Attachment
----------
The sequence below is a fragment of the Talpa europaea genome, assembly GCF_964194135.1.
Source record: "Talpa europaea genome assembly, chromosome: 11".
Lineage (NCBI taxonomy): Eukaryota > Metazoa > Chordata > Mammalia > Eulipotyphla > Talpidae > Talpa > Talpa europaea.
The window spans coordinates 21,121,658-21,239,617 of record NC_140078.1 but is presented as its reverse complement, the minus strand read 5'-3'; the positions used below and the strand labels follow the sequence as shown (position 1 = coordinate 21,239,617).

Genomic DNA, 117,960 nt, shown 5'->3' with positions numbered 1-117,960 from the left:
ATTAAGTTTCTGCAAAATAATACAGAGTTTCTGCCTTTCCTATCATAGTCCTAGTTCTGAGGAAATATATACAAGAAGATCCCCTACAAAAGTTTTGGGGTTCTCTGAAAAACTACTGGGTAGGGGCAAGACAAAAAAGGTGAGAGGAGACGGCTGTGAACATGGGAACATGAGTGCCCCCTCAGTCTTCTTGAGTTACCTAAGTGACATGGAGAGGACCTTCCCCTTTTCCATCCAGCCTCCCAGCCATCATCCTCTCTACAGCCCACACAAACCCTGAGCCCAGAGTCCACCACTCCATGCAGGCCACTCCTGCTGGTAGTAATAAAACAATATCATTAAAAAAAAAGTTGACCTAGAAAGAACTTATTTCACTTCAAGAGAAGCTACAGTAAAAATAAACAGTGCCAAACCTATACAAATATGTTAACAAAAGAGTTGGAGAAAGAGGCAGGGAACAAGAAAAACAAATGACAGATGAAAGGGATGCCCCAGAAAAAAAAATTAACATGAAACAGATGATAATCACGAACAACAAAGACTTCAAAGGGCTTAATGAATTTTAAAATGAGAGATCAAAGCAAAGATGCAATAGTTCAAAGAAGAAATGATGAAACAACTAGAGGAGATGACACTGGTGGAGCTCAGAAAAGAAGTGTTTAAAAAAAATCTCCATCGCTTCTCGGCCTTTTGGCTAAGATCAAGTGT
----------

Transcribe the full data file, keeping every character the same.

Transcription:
The sequence below is a fragment of the Talpa europaea genome, assembly GCF_964194135.1.
Source record: "Talpa europaea genome assembly, chromosome: 11".
Lineage (NCBI taxonomy): Eukaryota > Metazoa > Chordata > Mammalia > Eulipotyphla > Talpidae > Talpa > Talpa europaea.
The window spans coordinates 21,121,658-21,239,617 of record NC_140078.1 but is presented as its reverse complement, the minus strand read 5'-3'; the positions used below and the strand labels follow the sequence as shown (position 1 = coordinate 21,239,617).

Genomic DNA, 117,960 nt, shown 5'->3' with positions numbered 1-117,960 from the left:
ATTAAGTTTCTGCAAAATAATACAGAGTTTCTGCCTTTCCTATCATAGTCCTAGTTCTGAGGAAATATATACAAGAAGATCCCCTACAAAAGTTTTGGGGTTCTCTGAAAAACTACTGGGTAGGGGCAAGACAAAAAAGGTGAGAGGAGACGGCTGTGAACATGGGAACATGAGTGCCCCCTCAGTCTTCTTGAGTTACCTAAGTGACATGGAGAGGACCTTCCCCTTTTCCATCCAGCCTCCCAGCCATCATCCTCTCTACAGCCCACACAAACCCTGAGCCCAGAGTCCACCACTCCATGCAGGCCACTCCTGCTGGTAGTAATAAAACAATATCATTAAAAAAAAAGTTGACCTAGAAAGAACTTATTTCACTTCAAGAGAAGCTACAGTAAAAATAAACAGTGCCAAACCTATACAAATATGTTAACAAAAGAGTTGGAGAAAGAGGCAGGGAACAAGAAAAACAAATGACAGATGAAAGGGATGCCCCAGAAAAAAAAATTAACATGAAACAGATGATAATCACGAACAACAAAGACTTCAAAGGGCTTAATGAATTTTAAAATGAGAGATCAAAGCAAAGATGCAATAGTTCAAAGAAGAAATGATGAAACAACTAGAGGAGATGACACTGGTGGAGCTCAGAAAAGAAGTGTTTAAAAAAAATCTCCATCGCTTCTCGGCCTTTTGGCTAAGATCAAGTGT